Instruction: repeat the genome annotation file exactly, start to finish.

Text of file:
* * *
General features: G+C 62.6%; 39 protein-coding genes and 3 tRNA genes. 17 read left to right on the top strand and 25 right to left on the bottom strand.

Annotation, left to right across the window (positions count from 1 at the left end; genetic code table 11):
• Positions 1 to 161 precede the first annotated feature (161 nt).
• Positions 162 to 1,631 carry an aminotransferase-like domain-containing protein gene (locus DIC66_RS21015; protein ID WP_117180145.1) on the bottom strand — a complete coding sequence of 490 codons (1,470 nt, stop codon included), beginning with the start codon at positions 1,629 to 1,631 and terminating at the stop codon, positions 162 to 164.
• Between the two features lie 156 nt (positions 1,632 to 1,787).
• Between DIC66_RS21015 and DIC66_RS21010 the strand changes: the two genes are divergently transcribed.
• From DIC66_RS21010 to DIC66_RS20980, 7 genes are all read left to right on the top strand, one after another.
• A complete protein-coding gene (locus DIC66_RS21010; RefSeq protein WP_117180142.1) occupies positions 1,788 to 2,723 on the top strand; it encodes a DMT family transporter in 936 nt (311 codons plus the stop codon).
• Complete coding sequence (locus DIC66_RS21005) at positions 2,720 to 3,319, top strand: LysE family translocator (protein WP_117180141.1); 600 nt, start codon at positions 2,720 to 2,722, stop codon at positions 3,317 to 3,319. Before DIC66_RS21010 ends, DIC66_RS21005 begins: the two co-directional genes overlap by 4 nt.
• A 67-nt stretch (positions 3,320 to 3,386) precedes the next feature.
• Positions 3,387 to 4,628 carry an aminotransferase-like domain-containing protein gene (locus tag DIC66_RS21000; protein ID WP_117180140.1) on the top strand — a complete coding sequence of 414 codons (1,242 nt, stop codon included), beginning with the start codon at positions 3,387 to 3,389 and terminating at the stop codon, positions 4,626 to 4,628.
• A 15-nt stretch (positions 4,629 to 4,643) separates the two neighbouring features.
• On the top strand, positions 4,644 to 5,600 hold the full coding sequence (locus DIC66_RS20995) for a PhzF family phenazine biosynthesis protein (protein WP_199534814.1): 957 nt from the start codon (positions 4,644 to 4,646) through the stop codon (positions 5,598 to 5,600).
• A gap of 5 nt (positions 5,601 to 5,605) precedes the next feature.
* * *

General features: G+C 62.6%; 39 protein-coding genes and 3 tRNA genes. 17 read left to right on the top strand and 25 right to left on the bottom strand.

Annotation, left to right across the window (positions count from 1 at the left end; genetic code table 11):
• Positions 1 to 161 precede the first annotated feature (161 nt).
• Positions 162 to 1,631 carry an aminotransferase-like domain-containing protein gene (locus DIC66_RS21015; protein ID WP_117180145.1) on the bottom strand — a complete coding sequence of 490 codons (1,470 nt, stop codon included), beginning with the start codon at positions 1,629 to 1,631 and terminating at the stop codon, positions 162 to 164.
• Between the two features lie 156 nt (positions 1,632 to 1,787).
• Between DIC66_RS21015 and DIC66_RS21010 the strand changes: the two genes are divergently transcribed.
• From DIC66_RS21010 to DIC66_RS20980, 7 genes are all read left to right on the top strand, one after another.
• A complete protein-coding gene (locus DIC66_RS21010; RefSeq protein WP_117180142.1) occupies positions 1,788 to 2,723 on the top strand; it encodes a DMT family transporter in 936 nt (311 codons plus the stop codon).
• Complete coding sequence (locus DIC66_RS21005) at positions 2,720 to 3,319, top strand: LysE family translocator (protein WP_117180141.1); 600 nt, start codon at positions 2,720 to 2,722, stop codon at positions 3,317 to 3,319. Before DIC66_RS21010 ends, DIC66_RS21005 begins: the two co-directional genes overlap by 4 nt.
• A 67-nt stretch (positions 3,320 to 3,386) precedes the next feature.
• Positions 3,387 to 4,628 carry an aminotransferase-like domain-containing protein gene (locus tag DIC66_RS21000; protein ID WP_117180140.1) on the top strand — a complete coding sequence of 414 codons (1,242 nt, stop codon included), beginning with the start codon at positions 3,387 to 3,389 and terminating at the stop codon, positions 4,626 to 4,628.
• A 15-nt stretch (positions 4,629 to 4,643) separates the two neighbouring features.
• On the top strand, positions 4,644 to 5,600 hold the full coding sequence (locus DIC66_RS20995) for a PhzF family phenazine biosynthesis protein (protein WP_199534814.1): 957 nt from the start codon (positions 4,644 to 4,646) through the stop codon (positions 5,598 to 5,600).
• A gap of 5 nt (positions 5,601 to 5,605) precedes the next feature.